Two and a half years ago I went nearly cold turkey on a Lenten dare to give up meat for 40 days. Much to my surprise, I learned to love being a vegetarian and have mostly eschewed chewing the animal fat ever since. The reason I spurred myself to become vegetarian, however, was because of the industrial treatment of meat in today’s broken globalized food system. I credit Tom Philpott’s reporting: I loved steak and pepperoni pizza, but I found I hated the stinking waste lagoons; the degradation of air, water, and land; and the chemical-inflated livestock even more.
My serious lack of funds for buying sustainable meat sealed my fate: Vegetarian am I!
Photo: Porter’s Rare Heritage TurkeysHowever, I now find myself staring down the most celebrated seasonal food holiday on the calendar, and my reasons for skipping out on a sustainably raised bird have flown the coop. I’m a vegetarian for environmental reasons, and darn it, I’m going omnivore this Thanksgiving with a certified organic, heritage breed turkey. Ordered from Tiny’s Organic, the central Washington farm which runs my Community Supported Agriculture program, my turkey was “allowed to forage and exercise and do what turkeys do when they have lots of space.” Taking the “eat it to save it” route for preserving heritage livestock, my roommate and I decided on the “Chocolate” variety, a “very rare breed whose history is ‘sketchy.’” How could we resist a “sketchy” turkey?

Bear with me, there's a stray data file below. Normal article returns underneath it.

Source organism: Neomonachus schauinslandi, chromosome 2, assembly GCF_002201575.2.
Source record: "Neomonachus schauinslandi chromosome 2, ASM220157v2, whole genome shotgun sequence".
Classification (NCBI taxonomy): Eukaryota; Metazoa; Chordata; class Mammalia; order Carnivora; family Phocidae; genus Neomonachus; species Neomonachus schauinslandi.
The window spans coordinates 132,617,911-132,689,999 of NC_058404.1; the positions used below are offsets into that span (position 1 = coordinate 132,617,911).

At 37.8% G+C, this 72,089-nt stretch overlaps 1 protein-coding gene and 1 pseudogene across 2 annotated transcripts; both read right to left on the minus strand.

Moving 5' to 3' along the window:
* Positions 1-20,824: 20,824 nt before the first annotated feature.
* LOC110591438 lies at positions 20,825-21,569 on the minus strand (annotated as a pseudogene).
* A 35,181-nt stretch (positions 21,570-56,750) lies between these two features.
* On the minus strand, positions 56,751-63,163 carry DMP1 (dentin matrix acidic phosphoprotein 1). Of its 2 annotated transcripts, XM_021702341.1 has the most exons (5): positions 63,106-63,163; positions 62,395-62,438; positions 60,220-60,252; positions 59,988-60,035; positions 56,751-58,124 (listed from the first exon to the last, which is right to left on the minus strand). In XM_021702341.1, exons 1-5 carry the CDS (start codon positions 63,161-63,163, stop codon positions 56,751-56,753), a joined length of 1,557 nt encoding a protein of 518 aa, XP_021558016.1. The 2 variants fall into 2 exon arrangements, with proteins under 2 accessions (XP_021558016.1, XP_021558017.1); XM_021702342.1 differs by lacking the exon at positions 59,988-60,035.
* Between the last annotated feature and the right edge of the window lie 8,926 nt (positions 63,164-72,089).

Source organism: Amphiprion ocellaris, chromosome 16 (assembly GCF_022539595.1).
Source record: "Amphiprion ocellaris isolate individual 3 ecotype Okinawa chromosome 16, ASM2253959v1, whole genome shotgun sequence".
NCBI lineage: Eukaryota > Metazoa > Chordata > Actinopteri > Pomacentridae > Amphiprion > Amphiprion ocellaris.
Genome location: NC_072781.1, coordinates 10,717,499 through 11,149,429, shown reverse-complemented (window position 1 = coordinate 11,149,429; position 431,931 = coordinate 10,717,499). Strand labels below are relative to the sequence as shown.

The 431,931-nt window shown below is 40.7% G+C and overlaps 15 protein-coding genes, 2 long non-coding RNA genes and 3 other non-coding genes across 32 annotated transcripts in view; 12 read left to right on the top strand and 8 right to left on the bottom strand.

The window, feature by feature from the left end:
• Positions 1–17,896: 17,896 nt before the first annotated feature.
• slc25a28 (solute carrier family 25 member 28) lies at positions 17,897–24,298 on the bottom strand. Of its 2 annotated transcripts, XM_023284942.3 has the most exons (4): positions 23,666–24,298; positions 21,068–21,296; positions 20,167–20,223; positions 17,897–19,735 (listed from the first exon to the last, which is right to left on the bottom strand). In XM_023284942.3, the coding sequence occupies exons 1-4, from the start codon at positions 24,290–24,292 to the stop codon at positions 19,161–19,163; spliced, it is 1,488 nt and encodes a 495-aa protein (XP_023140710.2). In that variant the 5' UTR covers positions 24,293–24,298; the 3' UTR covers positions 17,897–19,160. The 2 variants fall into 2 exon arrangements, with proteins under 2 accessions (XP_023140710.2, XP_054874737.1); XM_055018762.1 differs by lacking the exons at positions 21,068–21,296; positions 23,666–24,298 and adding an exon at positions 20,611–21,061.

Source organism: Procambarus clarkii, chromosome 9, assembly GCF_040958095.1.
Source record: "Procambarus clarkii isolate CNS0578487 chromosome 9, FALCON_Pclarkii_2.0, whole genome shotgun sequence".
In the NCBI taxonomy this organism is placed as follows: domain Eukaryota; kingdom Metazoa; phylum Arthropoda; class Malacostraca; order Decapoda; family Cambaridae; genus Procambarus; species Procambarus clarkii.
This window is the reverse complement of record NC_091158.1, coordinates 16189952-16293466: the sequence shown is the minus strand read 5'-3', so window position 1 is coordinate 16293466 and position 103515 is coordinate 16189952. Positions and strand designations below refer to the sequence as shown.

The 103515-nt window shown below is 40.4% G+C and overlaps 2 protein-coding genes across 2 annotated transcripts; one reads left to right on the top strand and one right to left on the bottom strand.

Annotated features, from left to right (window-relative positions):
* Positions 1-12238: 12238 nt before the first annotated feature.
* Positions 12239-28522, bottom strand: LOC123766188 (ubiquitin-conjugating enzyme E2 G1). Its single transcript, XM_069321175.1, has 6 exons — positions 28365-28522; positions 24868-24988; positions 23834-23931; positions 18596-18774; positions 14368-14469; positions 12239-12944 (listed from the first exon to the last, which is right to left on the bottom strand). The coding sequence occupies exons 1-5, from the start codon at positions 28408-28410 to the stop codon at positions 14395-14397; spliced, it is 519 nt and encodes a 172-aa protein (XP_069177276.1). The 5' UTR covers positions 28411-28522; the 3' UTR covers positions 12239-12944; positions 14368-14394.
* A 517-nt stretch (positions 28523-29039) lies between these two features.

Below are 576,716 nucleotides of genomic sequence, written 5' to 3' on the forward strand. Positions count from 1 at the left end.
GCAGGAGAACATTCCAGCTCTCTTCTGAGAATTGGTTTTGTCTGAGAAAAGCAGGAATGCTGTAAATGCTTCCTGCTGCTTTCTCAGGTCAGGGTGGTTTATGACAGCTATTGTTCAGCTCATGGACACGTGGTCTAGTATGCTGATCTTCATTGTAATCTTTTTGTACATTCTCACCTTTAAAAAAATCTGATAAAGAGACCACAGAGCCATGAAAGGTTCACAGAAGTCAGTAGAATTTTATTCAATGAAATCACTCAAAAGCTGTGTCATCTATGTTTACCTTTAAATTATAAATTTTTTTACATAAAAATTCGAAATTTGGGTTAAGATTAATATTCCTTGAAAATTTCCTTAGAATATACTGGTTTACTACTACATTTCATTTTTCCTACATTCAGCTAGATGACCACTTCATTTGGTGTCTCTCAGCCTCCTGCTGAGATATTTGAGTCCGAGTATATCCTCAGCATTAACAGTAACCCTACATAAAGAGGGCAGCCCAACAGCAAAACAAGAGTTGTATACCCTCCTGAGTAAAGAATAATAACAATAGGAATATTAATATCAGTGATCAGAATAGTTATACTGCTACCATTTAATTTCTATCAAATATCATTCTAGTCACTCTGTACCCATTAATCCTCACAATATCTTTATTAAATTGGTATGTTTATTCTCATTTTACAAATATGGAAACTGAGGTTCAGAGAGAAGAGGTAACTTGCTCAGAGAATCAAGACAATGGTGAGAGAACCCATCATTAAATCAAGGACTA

I do believe I’m putting my values where my mouth is. However, my brain has gone missing: I offered to undertake roasting my first turkey for a big group of friends. Everyone knows the turkey is everything, and this turkey virgin finds herself in a peck of trouble.
Celebrity chef Bobby Flay says I should cut up the turkey instead of trying to roast it whole. New York Times writer Kim Severson suggests “dry brining” a heritage bird and avoiding stuffing it. Local Harvest is of the opinion that a high-heat bout in the sauna with a rosemary maple butter massage is just what the turkey doctor ordered. My mom suggested an aluminum foil tent over the turkey breast, but I’ve also heard you can create a tent from parchment paper.
Photo: Bisayan ladyIf I don’t need to slow-roast a saline solution-injected, “enhanced” turkey boob, then how many hours should I give myself to prepare and cook this small gobbler (just over 10 pounds)?
Panicked, I also realized my kitchen is woefully unprepared: I don’t even own an actual roasting pan. Or one of those fancy meat thermometers. Will I be fine with one of those big, generic aluminum pans? A shoddy 9×13 inch pan with a baker’s cooling rack on the bottom (gotta get one of those too)?
To whom do I listen? What do I do when this frozen bird shows up on my doorstep? What was this vegetarian thinking?